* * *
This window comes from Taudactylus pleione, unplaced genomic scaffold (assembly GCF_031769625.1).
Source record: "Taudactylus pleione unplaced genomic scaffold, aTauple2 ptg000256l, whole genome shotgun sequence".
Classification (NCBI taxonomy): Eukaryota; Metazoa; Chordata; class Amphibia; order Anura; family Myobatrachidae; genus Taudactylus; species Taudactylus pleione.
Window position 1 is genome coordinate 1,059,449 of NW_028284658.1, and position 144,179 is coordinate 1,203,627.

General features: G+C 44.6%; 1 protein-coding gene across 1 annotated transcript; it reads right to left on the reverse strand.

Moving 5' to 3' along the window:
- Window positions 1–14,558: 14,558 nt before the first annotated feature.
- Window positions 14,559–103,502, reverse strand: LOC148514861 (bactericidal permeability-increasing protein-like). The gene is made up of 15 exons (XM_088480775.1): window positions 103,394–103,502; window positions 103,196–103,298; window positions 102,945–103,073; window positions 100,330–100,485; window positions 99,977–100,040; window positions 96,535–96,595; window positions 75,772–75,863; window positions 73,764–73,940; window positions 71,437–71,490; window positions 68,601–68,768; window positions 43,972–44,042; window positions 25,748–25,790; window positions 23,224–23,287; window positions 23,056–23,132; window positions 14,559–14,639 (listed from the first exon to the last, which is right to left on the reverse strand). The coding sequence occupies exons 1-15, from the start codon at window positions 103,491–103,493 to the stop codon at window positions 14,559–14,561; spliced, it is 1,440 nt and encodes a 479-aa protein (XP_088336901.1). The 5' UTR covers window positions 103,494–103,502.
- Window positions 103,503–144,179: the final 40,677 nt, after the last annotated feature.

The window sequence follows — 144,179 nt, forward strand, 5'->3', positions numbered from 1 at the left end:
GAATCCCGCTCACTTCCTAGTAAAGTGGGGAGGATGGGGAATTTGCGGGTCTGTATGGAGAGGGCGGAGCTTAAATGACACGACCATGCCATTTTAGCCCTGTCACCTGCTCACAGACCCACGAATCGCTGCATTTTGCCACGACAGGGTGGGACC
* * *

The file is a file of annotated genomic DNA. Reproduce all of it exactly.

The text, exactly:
This window comes from Taudactylus pleione, unplaced genomic scaffold (assembly GCF_031769625.1).
Source record: "Taudactylus pleione unplaced genomic scaffold, aTauple2 ptg000256l, whole genome shotgun sequence".
Classification (NCBI taxonomy): Eukaryota; Metazoa; Chordata; class Amphibia; order Anura; family Myobatrachidae; genus Taudactylus; species Taudactylus pleione.
Window position 1 is genome coordinate 1,059,449 of NW_028284658.1, and position 144,179 is coordinate 1,203,627.

General features: G+C 44.6%; 1 protein-coding gene across 1 annotated transcript; it reads right to left on the reverse strand.

Moving 5' to 3' along the window:
- Window positions 1–14,558: 14,558 nt before the first annotated feature.
- Window positions 14,559–103,502, reverse strand: LOC148514861 (bactericidal permeability-increasing protein-like). The gene is made up of 15 exons (XM_088480775.1): window positions 103,394–103,502; window positions 103,196–103,298; window positions 102,945–103,073; window positions 100,330–100,485; window positions 99,977–100,040; window positions 96,535–96,595; window positions 75,772–75,863; window positions 73,764–73,940; window positions 71,437–71,490; window positions 68,601–68,768; window positions 43,972–44,042; window positions 25,748–25,790; window positions 23,224–23,287; window positions 23,056–23,132; window positions 14,559–14,639 (listed from the first exon to the last, which is right to left on the reverse strand). The coding sequence occupies exons 1-15, from the start codon at window positions 103,491–103,493 to the stop codon at window positions 14,559–14,561; spliced, it is 1,440 nt and encodes a 479-aa protein (XP_088336901.1). The 5' UTR covers window positions 103,494–103,502.
- Window positions 103,503–144,179: the final 40,677 nt, after the last annotated feature.

The window sequence follows — 144,179 nt, forward strand, 5'->3', positions numbered from 1 at the left end:
GAATCCCGCTCACTTCCTAGTAAAGTGGGGAGGATGGGGAATTTGCGGGTCTGTATGGAGAGGGCGGAGCTTAAATGACACGACCATGCCATTTTAGCCCTGTCACCTGCTCACAGACCCACGAATCGCTGCATTTTGCCACGACAGGGTGGGACC